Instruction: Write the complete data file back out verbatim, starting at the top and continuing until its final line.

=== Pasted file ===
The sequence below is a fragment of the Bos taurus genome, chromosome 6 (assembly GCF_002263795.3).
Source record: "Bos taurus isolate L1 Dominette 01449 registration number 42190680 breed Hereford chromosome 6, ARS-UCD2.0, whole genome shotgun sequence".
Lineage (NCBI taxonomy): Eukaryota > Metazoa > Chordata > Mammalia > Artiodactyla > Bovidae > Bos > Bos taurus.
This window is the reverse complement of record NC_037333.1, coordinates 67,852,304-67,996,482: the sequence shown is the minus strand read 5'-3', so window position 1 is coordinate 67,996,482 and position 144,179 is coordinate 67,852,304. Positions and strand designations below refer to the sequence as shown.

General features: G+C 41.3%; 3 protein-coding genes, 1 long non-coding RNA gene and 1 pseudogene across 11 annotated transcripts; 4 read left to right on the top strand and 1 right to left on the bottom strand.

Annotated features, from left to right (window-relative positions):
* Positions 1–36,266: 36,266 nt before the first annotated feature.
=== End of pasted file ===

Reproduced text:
The sequence below is a fragment of the Bos taurus genome, chromosome 6 (assembly GCF_002263795.3).
Source record: "Bos taurus isolate L1 Dominette 01449 registration number 42190680 breed Hereford chromosome 6, ARS-UCD2.0, whole genome shotgun sequence".
Lineage (NCBI taxonomy): Eukaryota > Metazoa > Chordata > Mammalia > Artiodactyla > Bovidae > Bos > Bos taurus.
This window is the reverse complement of record NC_037333.1, coordinates 67,852,304-67,996,482: the sequence shown is the minus strand read 5'-3', so window position 1 is coordinate 67,996,482 and position 144,179 is coordinate 67,852,304. Positions and strand designations below refer to the sequence as shown.

General features: G+C 41.3%; 3 protein-coding genes, 1 long non-coding RNA gene and 1 pseudogene across 11 annotated transcripts; 4 read left to right on the top strand and 1 right to left on the bottom strand.

Annotated features, from left to right (window-relative positions):
* Positions 1–36,266: 36,266 nt before the first annotated feature.